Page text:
## Theorem 1

*Let C be the count data resulting from sampling m elements uniformly with replacement from a set with R elements. Let n be the number of unique elements drawn from C. Then, when R is known, we can think of C as a vector*
*where the c _{i} correspond to the number of times each sampled element was drawn and we have . Let u = (u_{1}, u_{2}, …, u_{Q}) be the unique nonzero numbers in C and let f_{i} be the number of times u_{i} appears in C. Then, the distribution of C | R is given by*

## Proof

First note that, given *R labeled* elements each with equal probability of being sampled, the multinomial distribution gives the probability of observing any given count data. This is almost the probability that we are interested in except that, for us, the elements are not labeled. That is, as an example, count data *C* (2, 3) is the same as *C* = (3, 2). So, *p*(*C* | *R*) is the multinomial probability multiplied by the number of unique permutations of the counts. The multinomial probability is given by

The number of unique permutations of the counts is the same as the number of *R*-letter words containing *Q* + 1 unique letters, *u*_{0}, *u*_{1}, …, *u _{Q}*, where letter

*u*appears

_{i}*f*times for

_{i}*i*≠ 0 and letter

*u*

_{0}appears

*R*−

*n*times. This number is given by the multinomial coefficient

And, thus,

## Theorem 2.

*Let C be the count data resulting from sampling m elements uniformly with replacement from a set with R elements. The count data C consists of the unique elements sampled and the number of times each element was sampled. Let n be the number of unique elements sampled and let p(R) be the prior distribution on the (unknown) set size R. Then, for fixed C and m,*

That is, *p*(*R* | *C*) depends only on the unique number of elements sampled n and not the number of times each element was sampled.

## Proof

First note it is impossible for the set size *R* to be less than number of unique elements sampled *n*. So, when *R* < *n*, *p*(*R* | *C*) = 0.

For *R* ≥ *n*, we can think of the fixed count data *C* as a vector
where *n* is the number of elements sampled and the *c _{i}* are the number of times each sampled element was sampled. From Theorem 1, we know that
where

*u*

_{1},

*u*

_{2}, …,

*u*are the unique numbers

_{Q}*other than zero*in

*C*and

*f*is the number of times

_{i}*u*appears in

_{i}*C*. Dropping all the terms that do not depend on

*R*gives

Now let’s look at *p*(*R* | *n*). First, using Bayes’ rule and ignoring the denominator term that does not depend on *R*, we have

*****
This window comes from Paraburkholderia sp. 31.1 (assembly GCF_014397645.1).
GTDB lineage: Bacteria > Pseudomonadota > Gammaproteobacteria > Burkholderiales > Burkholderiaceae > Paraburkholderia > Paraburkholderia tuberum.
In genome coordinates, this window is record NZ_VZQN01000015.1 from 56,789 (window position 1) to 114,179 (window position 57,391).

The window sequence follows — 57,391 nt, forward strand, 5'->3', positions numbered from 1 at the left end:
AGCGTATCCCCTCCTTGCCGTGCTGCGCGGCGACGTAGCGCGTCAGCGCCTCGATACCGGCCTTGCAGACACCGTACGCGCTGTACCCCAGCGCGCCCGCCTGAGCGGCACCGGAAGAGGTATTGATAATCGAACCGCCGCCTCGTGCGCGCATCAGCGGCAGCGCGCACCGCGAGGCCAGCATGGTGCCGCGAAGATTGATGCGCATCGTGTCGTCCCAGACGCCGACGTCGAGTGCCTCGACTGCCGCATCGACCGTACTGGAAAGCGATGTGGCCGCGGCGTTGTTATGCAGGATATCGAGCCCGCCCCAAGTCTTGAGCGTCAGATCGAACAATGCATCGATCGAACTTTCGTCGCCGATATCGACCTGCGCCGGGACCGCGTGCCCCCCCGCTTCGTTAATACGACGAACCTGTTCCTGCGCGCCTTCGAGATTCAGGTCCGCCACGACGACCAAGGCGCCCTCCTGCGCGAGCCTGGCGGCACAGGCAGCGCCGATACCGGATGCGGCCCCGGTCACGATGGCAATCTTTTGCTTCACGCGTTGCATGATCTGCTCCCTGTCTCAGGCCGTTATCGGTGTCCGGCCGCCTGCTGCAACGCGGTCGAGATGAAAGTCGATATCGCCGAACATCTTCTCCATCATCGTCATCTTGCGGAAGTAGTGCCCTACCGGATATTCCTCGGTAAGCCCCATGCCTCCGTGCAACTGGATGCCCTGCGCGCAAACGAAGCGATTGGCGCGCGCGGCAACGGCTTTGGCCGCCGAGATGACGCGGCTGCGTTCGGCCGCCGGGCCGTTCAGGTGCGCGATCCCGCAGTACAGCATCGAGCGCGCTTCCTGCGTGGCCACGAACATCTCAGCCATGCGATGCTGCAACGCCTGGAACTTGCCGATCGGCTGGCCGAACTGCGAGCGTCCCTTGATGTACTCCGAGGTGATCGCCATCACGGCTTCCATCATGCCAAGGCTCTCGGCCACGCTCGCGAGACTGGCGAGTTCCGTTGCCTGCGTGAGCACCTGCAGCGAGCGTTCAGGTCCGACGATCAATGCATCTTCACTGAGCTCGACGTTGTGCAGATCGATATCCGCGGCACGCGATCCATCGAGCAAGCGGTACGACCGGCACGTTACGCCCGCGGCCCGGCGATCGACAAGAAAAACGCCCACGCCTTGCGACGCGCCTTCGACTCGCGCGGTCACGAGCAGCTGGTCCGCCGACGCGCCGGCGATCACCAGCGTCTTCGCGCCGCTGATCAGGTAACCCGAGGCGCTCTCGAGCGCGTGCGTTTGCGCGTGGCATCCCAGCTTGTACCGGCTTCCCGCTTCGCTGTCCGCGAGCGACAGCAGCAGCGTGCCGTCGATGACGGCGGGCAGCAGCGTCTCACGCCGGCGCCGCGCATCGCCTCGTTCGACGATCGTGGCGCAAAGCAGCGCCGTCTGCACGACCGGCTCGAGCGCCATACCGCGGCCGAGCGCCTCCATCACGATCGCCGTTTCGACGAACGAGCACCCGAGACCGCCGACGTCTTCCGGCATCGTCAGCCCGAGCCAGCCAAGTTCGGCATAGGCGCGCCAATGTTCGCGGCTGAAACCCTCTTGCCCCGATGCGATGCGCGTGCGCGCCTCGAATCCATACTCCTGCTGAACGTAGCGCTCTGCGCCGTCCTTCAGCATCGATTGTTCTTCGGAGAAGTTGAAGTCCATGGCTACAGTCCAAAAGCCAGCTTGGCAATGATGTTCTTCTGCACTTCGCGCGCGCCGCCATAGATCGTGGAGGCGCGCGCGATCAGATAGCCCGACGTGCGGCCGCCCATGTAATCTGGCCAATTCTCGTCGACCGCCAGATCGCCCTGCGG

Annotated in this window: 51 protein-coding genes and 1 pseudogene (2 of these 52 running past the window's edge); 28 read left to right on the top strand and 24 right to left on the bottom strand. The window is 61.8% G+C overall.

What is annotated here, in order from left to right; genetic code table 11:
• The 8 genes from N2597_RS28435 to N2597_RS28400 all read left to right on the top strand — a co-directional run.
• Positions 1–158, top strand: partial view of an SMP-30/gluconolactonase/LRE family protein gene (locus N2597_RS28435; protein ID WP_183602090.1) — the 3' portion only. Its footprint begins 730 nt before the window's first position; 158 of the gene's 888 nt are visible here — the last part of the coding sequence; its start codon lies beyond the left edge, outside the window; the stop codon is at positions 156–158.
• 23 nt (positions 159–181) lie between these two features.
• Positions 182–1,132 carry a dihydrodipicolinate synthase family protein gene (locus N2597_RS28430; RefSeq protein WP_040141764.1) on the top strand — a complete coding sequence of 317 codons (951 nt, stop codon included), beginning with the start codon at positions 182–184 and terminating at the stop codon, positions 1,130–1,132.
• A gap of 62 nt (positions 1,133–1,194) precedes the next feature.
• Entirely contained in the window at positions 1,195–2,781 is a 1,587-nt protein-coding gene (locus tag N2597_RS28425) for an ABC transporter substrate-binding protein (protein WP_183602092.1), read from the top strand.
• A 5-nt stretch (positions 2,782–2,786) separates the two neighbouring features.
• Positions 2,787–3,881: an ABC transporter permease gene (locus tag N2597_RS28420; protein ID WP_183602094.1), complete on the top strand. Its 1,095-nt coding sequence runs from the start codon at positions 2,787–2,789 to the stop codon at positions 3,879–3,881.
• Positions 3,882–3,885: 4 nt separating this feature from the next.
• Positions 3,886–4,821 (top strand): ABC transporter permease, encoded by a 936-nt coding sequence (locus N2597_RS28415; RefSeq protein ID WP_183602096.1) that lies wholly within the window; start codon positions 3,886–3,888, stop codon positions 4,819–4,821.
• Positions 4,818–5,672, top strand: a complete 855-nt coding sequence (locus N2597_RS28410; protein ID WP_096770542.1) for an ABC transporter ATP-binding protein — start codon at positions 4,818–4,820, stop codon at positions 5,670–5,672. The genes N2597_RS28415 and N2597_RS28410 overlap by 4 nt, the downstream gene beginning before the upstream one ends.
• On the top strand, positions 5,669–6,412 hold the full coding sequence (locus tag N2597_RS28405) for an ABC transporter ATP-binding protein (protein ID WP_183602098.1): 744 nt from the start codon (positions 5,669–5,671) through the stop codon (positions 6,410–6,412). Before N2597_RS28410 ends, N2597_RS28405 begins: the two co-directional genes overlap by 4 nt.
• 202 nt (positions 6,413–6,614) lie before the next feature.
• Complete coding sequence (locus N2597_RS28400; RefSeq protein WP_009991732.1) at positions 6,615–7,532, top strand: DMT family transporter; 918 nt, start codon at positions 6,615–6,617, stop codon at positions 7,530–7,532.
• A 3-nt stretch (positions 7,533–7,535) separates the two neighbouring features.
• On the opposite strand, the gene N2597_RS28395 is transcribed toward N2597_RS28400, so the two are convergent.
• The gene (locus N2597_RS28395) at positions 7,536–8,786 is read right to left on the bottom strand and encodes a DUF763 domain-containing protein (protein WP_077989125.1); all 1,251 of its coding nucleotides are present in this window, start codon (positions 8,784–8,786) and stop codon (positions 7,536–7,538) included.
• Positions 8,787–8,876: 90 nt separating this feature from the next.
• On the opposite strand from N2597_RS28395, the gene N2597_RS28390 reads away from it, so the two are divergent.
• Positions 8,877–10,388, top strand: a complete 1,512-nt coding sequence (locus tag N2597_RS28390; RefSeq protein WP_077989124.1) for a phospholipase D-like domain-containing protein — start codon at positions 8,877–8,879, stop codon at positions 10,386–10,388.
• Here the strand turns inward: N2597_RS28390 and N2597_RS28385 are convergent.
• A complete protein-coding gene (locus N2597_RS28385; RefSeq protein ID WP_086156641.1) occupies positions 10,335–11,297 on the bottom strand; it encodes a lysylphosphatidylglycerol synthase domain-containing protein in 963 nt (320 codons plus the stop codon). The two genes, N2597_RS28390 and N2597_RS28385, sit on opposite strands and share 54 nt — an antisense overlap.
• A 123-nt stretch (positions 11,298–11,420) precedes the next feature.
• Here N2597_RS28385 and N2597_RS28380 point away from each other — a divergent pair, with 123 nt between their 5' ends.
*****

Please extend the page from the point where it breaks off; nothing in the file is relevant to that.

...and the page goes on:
*p*(*n* | *R*) is the probability that *n* unique elements were sampled from a set with *R* elements after *m* uniform draws with replacement. To draw *n* elements after *m* draws, note that draw a previously unseen element must have been drawn *n* times and already seen elements must have been drawn *m* − *n* times. We can think of this process as a Markov chain with *R* + 1 states corresponding to the number of unique elements drawn. For the Markov chain’s probability transition matrix, note that if *i* unique elements have already been drawn then the probability that the next element drawn has already been drawn is *i* /*R* and the probability that it is a previously unseen element is (*R* − *i*)/*R*. Thus, the probability transition matrix *π* has entries

To calculate *p*(*n* | *R*), we will sum over all possible paths that the Markov chain could have taken to get from state 0 to state *n* in *m* steps. Let’s denote all the possible paths that start at state 0 and end at state *n* after *m* steps by . Since every possible path must have must start at 0 and end at *n*, every possible path must include the following transitions: 0 → 1, 1 → 2, …, and *n* − 1 → *n*. The remaining *m* − *n* steps must have been steps for which the number of unique elements drawn did not change, i.e., a previously drawn element was drawn again. So the possible paths are differentiated by the number of times *q _{i}* that the chain stayed in state

*i*. For notational convenience, let

*Q*be the set of all unique

*n*-tuples (

*q*

_{1},

*q*

_{2}, …,

*q*) such that each

_{n}*q*is a nonnegative integer and . In this notation, summing over paths is equivalent to summing over the

_{i}*n*-tuples in

*Q*where, in the last equation, we have dropped the sum that doesn’t depend on

*R*and used the fact that

Plugging this result into *p*(*R* | *n*) gives
which, as a function of *R*, is the same expression we found for *p*(*R* | *C*). Thus, for fixed count data *C*,

In the context of estimating *var* repertoire sizes and assuming PCR samples *var*s uniformly, this result means that only knowing the sampling effort *m* and the number of unique *var*s sampled *n* is as informative as knowing all the counts per gene.

## Footnotes

† erik.k.johnson@colorado.edu

↵‡ daniel.larremore@colorado.edu